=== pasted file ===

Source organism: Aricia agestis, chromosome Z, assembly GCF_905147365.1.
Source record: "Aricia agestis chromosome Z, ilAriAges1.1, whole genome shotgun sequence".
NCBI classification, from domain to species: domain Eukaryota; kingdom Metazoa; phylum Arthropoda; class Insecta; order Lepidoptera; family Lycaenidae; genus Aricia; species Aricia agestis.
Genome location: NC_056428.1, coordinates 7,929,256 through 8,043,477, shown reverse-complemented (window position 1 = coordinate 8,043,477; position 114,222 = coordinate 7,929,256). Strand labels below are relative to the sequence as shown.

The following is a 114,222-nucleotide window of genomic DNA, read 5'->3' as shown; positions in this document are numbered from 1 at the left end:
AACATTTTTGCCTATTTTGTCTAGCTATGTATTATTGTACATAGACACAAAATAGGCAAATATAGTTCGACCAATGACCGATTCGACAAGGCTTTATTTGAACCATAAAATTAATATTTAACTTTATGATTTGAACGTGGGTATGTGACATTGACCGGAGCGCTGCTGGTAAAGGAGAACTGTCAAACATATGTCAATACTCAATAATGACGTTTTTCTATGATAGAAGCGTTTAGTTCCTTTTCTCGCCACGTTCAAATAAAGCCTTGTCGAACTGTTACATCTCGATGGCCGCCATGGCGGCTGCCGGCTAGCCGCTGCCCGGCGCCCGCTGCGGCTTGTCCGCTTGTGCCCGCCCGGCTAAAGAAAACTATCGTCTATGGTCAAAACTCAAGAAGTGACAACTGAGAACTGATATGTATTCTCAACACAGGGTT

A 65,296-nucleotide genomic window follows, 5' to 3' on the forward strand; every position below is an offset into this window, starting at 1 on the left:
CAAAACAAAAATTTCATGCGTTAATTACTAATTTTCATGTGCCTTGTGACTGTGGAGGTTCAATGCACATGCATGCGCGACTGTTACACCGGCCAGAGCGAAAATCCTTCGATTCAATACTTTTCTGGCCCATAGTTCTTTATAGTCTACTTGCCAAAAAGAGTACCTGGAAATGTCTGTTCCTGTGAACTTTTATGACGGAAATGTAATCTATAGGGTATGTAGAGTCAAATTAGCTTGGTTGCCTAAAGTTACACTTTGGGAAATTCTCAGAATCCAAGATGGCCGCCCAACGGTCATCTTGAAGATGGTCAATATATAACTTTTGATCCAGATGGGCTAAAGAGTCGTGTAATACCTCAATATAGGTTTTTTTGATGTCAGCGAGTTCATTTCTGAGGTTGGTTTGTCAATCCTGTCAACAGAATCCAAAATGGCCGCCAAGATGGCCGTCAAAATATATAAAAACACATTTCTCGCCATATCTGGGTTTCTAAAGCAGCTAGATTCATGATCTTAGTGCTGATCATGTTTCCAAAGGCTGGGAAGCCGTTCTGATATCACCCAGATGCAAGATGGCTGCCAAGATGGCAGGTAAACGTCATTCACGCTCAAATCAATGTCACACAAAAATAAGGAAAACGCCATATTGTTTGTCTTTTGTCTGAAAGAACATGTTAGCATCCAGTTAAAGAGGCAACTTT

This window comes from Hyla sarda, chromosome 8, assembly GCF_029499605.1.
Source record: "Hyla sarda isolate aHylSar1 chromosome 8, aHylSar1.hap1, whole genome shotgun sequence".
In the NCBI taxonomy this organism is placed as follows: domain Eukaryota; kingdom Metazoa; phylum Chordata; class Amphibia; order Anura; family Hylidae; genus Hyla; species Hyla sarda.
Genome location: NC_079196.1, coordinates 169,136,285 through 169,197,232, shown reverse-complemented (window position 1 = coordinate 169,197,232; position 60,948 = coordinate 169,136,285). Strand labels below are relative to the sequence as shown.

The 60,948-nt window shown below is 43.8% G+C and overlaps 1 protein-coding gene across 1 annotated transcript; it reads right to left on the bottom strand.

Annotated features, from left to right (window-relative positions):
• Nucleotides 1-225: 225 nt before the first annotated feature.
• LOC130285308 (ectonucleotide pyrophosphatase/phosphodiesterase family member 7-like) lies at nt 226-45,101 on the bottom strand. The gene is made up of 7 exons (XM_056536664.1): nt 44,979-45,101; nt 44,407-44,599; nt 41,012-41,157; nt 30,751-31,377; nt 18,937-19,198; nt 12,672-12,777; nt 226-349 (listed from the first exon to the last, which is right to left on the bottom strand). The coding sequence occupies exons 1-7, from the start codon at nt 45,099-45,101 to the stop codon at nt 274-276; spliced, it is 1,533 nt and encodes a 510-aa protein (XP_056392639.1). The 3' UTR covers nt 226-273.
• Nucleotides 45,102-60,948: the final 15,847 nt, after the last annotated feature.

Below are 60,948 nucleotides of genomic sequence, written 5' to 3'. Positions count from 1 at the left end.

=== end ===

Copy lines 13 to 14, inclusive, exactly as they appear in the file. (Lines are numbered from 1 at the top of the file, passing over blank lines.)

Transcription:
The 60,948-nt window shown below is 43.8% G+C and overlaps 1 protein-coding gene across 1 annotated transcript; it reads right to left on the bottom strand.

Annotated features, from left to right (window-relative positions):